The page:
It was her; my Beatles girlfriend who wasn’t. And she was with someone else – a guy I knew from school – one of those faces you pass in the hall and nod to but never really talk to. They were sitting on a rock by the shore, holding hands … and kissing.

It looked nothing like this. NOTHING!

It looked nothing like this. NOTHING!

Ironically the fact we passed at the very moment their lips were locked meant neither of them saw me. They never saw my jaw drop and the color drain from my face. They didn’t see me as our boat continued past, and continued back to the marina.  But I saw, and it felt like a gut-punch.

I got back home, and in my room, picked up the mixtape I’d made. I popped it back into the deck, threw the radio on, and recorded Top 40 over it, both sides.  Good-bye Mick, and Roger, and John, Paul, George, and Ringo. Goodbye That Song — the Beatles song that was “our song” but really wasn’t.

Later I probably recorded The Replacements or The Clash or maybe even The Smiths over that tape, because I decided it was better to be edgy and angry, and to put up a wall around me rather than risk being hurt. I deliberately didn’t think about that tape or That Song when I saw the two of them canoodling in the halls, and if she wondered why I suddenly chilled to her she never asked and I never offered.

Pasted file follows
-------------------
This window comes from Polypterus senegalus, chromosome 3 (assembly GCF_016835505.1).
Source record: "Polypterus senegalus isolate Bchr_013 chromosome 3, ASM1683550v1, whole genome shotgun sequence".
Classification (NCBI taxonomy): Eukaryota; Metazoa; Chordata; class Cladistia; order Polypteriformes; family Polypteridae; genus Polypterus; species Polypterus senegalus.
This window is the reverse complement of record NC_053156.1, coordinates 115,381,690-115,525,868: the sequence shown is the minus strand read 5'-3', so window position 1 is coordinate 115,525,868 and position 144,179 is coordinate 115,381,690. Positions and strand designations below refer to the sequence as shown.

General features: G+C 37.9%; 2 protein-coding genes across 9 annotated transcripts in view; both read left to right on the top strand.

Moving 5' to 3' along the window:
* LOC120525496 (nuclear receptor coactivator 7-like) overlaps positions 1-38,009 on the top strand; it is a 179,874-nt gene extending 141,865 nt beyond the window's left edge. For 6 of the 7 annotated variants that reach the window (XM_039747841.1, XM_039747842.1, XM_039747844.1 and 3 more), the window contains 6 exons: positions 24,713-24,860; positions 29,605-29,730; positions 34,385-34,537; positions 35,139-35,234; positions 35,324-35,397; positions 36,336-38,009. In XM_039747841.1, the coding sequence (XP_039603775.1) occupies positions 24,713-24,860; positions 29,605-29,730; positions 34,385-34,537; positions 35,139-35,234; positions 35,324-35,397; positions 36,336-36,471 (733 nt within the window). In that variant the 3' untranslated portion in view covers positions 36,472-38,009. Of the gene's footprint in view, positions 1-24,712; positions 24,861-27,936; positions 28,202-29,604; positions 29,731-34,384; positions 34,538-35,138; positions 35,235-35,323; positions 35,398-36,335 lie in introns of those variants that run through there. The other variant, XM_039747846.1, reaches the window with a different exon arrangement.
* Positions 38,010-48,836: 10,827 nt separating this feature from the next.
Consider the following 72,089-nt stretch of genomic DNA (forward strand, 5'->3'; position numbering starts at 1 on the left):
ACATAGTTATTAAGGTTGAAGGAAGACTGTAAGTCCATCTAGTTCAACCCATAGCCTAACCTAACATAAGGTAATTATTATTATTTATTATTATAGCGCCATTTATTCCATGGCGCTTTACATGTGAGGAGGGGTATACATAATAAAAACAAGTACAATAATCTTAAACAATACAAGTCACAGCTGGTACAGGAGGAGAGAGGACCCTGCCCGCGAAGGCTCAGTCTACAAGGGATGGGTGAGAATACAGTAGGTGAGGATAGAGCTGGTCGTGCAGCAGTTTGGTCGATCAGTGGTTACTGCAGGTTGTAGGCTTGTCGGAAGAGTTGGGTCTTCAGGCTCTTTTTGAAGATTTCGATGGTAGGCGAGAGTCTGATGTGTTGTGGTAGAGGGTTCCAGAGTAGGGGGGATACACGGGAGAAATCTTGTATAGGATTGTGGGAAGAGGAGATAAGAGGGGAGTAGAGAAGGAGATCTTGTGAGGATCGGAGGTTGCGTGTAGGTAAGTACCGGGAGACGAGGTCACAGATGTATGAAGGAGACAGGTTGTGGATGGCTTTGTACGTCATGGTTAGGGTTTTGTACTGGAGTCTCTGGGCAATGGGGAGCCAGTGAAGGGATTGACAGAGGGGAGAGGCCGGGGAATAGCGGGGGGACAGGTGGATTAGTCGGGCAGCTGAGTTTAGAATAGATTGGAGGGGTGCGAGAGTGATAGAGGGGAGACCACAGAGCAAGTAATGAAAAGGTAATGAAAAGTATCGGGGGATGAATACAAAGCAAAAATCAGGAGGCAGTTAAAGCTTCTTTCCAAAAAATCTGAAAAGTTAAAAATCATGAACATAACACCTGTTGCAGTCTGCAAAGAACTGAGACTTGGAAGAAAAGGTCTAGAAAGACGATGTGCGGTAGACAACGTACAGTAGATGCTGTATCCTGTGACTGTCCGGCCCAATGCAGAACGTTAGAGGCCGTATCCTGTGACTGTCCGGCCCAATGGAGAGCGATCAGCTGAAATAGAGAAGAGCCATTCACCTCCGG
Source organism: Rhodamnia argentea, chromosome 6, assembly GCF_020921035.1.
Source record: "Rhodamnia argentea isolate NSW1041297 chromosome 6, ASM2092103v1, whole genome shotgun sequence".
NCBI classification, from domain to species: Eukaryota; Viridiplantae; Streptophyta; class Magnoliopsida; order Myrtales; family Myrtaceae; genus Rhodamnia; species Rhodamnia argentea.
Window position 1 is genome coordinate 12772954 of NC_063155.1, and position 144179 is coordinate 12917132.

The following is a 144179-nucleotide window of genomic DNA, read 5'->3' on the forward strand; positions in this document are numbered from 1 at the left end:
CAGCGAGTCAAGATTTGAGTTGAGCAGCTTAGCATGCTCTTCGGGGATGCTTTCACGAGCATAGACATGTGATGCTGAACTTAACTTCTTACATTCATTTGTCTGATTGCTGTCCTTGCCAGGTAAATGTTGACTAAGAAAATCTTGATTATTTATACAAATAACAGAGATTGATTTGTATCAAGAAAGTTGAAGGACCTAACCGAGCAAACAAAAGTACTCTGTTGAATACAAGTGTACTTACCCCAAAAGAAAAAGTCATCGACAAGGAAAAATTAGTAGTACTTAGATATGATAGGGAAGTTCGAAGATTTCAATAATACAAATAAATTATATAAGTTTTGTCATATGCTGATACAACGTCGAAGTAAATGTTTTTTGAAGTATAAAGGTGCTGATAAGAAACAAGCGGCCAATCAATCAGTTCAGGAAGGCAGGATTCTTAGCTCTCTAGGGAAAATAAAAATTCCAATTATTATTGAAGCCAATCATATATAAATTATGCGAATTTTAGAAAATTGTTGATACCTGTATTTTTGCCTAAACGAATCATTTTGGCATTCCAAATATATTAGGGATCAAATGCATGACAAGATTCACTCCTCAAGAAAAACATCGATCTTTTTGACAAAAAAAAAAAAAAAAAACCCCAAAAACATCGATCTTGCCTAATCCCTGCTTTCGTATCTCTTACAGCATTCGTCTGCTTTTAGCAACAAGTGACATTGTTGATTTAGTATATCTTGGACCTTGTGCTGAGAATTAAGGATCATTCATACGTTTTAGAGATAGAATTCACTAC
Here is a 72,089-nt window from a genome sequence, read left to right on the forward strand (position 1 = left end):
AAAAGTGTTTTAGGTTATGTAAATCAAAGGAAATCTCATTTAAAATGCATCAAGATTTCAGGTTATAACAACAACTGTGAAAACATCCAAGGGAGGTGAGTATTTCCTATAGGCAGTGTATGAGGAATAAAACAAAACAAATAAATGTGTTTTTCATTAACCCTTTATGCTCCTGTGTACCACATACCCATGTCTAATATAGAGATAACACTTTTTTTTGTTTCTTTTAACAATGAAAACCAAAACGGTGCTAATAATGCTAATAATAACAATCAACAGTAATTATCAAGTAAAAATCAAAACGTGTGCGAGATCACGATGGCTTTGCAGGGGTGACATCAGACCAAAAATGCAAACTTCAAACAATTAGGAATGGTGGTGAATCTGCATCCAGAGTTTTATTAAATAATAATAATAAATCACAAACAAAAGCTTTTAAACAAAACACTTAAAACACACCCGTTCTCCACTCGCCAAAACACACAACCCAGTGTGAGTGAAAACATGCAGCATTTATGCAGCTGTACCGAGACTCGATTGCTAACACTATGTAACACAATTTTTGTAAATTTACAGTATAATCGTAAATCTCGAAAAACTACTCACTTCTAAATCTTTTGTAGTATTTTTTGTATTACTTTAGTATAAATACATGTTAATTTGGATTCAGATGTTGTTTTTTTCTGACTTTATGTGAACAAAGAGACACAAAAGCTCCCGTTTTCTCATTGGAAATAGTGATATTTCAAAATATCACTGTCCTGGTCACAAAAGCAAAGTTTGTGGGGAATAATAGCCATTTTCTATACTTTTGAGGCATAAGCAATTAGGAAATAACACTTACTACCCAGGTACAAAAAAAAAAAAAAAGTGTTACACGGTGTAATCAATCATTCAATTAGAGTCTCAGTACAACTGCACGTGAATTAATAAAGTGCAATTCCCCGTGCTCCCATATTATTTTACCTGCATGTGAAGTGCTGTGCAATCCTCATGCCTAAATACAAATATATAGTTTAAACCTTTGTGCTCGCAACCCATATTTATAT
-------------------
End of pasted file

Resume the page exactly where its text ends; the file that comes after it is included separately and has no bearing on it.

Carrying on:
And if the idea that just maybe she found someone else because she’d tired of waiting for me to make my move crossed my mind, I banished it from existence like I banished that mixtape.

A couple months later I discovered The Pixies, and from there The ‘Mats, and from there Jane’s Addiction and RHCP and many more, and by then I was over The Beatles, and over her. The Pixies were and remain my favorite band, and now I’m not afraid to admit it’s partially because of that girl, That Song and that day.

That Song was “Penny Lane”.

And that is why “Penny Lane” will always be the saddest song I have ever heard.


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3 thoughts on “The Saddest Music in the World

  1. We’ve all been there at some point, haven’t we? Outstanding story. But why, after knowing you for nearly 30 years, is this the first time I’ve heard this story?

  2. It´s “funny” how some happy songs could turn sad ones due to some experiences you´d have. “Yes, I’m certain that it happens all the time” as Ringo would say in “With A Little Help From My Friends”.

    Anyway, the tune has some pretty nice elements (the horn solo, the bass entrance in the first seconds of the sound…).